The children of baby boomers are the new debtor class. Buckling under a heavy weight of debt, new workers step into an economy of low-wage and contingent work, a combination that makes the basics of adulthood increasingly unattainable.
“We grew up in the Regan era where everything was fake, voodoo economics, and we’re not seeing the connections,” says Anya Kamenetz, author of Generation Debt: Why Now Is a Terrible Time to be Young. “I don’t think we can continue treating people as disposable, not providing them with health care or the means to save.”
Educational debt is the most visible – but not the only – barrier to the well-being of the “millennial generation,” roughly defined as Americans born after 1978. Every gate on the way to middle-class life is now tougher to unlock. Mortgages, health insurance expenses, car maintenance, child care and tax loads for two-income families have all ballooned.
The accumulating stress on this generation is spilling over – not yet into the street, as it did in France in late March, but into some emerging forms of collective action.
Owing ‘til you’re old and gray
The familiar combination of summer work, a part-time job during the school year and a little help from home doesn’t begin to cover today’s college costs. To afford one year at a public university, about $11,000, students earning minimum wage would have to work full-time year-round.
“Students are in a pretty deep financial hole,” says Luke Swarthout, higher education associate for the State PIRGs, which advocate on a variety of consumer, environmental and good-government issues. The Federal Reserve says graduates now shoulder three times more debt than a decade ago, after adjusting for inflation. Undergraduates now average almost $20,000 in debt, with a quarter taking on more than $25,000, according to Robert Shireman, director of the Project on Student Debt, a Berkeley-based think tank.
“They end up still paying off their loans about the time when they’re figuring out how to help with their own children’s education,” Shireman says. Some never emerge from their chasm of liabilities. The Supreme Court recently decided that retirees’ Social Security checks can be garnished for old student debts, and changes to bankruptcy law last year make it nearly impossible to discharge educational loans.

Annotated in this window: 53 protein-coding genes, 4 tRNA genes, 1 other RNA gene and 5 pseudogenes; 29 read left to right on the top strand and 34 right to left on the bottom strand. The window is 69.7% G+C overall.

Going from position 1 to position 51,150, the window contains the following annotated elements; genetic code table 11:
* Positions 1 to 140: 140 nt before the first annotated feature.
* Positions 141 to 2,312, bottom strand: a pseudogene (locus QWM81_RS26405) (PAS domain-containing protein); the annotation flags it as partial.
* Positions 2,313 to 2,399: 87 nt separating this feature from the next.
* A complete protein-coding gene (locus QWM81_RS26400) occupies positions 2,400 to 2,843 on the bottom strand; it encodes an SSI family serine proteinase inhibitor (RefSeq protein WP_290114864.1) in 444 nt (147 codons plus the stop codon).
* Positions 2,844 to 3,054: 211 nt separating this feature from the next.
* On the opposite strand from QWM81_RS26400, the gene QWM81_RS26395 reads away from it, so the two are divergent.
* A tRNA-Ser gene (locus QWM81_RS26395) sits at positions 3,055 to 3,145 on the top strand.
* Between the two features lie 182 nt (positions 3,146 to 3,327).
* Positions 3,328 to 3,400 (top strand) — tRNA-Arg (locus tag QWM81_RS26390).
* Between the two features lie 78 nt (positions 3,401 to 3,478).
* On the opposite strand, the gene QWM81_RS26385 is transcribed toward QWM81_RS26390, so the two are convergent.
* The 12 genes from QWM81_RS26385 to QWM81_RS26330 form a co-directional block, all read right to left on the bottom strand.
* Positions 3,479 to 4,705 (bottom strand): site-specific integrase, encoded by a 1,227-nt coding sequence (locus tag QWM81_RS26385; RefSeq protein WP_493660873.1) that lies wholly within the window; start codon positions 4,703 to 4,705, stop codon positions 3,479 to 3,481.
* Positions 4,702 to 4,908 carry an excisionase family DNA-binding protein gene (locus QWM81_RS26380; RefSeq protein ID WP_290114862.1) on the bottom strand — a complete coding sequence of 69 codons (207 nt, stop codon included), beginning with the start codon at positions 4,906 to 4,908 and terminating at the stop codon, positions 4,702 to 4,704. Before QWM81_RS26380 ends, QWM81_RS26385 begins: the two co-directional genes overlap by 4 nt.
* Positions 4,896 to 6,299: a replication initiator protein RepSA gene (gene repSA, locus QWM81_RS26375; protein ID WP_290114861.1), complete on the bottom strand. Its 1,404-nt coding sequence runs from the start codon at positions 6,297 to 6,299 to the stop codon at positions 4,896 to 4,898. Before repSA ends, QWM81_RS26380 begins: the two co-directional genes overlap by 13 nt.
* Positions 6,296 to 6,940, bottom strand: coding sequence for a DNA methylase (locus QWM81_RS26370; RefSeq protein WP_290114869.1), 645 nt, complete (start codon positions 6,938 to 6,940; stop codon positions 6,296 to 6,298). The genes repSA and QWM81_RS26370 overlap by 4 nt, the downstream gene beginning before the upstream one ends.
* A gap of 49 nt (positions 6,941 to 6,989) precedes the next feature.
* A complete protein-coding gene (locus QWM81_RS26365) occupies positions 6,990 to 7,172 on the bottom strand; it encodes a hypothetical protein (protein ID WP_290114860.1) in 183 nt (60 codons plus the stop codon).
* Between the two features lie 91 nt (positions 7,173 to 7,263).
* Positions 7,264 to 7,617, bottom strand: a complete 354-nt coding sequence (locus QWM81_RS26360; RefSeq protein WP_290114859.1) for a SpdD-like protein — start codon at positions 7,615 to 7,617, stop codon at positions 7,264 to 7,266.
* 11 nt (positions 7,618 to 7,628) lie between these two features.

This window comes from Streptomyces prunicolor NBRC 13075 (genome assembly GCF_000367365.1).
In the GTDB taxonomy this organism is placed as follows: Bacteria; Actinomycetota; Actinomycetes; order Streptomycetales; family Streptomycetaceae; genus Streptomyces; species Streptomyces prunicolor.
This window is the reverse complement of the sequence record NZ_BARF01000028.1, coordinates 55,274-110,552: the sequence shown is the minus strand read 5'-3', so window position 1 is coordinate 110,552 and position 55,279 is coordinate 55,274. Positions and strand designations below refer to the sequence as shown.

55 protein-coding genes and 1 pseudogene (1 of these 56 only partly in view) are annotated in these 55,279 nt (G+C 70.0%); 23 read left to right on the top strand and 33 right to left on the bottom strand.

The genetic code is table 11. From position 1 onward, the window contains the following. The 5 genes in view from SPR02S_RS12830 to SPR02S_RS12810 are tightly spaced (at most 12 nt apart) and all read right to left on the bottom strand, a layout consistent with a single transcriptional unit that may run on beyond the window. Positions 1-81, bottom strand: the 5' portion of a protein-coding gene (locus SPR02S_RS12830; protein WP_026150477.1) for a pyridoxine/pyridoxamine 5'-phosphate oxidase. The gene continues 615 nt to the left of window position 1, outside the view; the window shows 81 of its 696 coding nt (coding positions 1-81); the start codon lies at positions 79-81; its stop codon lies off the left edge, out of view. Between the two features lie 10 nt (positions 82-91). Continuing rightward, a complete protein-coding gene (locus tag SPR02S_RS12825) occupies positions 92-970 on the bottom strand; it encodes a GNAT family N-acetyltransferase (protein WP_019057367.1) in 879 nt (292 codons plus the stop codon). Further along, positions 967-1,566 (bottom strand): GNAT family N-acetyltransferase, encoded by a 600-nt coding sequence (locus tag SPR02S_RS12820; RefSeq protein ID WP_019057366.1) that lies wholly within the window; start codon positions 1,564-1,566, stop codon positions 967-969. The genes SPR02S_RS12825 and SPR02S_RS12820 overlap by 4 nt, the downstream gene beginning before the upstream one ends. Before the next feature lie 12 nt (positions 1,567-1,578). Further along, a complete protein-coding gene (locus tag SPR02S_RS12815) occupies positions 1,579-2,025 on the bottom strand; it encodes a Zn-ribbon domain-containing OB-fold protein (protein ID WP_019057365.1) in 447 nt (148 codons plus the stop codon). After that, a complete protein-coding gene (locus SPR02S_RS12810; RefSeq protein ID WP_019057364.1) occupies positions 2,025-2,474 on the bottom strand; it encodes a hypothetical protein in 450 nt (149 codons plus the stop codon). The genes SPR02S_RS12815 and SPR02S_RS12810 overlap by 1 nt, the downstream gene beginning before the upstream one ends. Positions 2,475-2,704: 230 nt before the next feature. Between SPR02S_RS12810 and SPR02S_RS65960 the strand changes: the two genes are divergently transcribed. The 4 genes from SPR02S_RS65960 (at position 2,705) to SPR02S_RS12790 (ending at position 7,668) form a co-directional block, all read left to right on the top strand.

For students who approach their working lives seeking returns beyond pure remuneration, rising debt loads postpone basic decisions. Pam Morus, 29, spends about 10 percent of her income every month keeping up with $35,000 in student loans. A music therapist in Chicago, she received no grants during her five-year program at Eastern Michigan University. She’d like to purchase a home and start a family soon, but unless she finds a partner who brings in significantly more income, it is impossible. “I barely make enough money to pay my rent,” she says.
Even with a scholarship to American University’s law school, Julia Graff, 28, started her career as a staff attorney at the Delaware ACLU last year facing $80,000 in debt. She anticipates paying lenders until she retires.
Graff knew her ambition to pursue a nonprofit career meant she would forgo luxuries. But her debt-to-income ratio means trips to university dental clinics and taking on odd jobs like tutoring and translating Spanish.
“I live paycheck to paycheck,” Graff says. “Eventually I’m not going to want to live like I did when I was 18.”
And when lives don’t match up with debt schedules, the strain can be severe. After finishing community college, Mandy Minor, 30, bounced around the University of South Florida before settling on business administration. She graduated five years ago, picking up $60,000 in consumer and student debt along with her diploma.
Minor owns a small writing and design firm with her husband, and had a daughter five months ago. She pays $400 a month just to maintain her debt load, and has given up on buying a house. She worries how to provide health insurance once her daughter no longer qualifies for Florida’s state-provided care.
“It bothers me on a fundamental level that we even have to worry a little about how our daughter will receive medical care,” she says. “It sickens me, and I know I’m not alone.”
Minor says some of her credit-card bills predate her college years. “I think sending high school students offers of credit should be illegal,” she says.
Taken together, such individual struggles illuminate the consequences of punitive political decisions. After all, student debt is intimately linked to government actions, like Congress’ decision to boost interest rates to 6.8 percent for undergraduate Stafford loans, both new and old.
Ensuring economic security is not solely an issue of self-interest for young people. Because higher education remains the most important factor for predicting economic success – and thus an opportunity to bridge inequality – it is a social justice concern as well.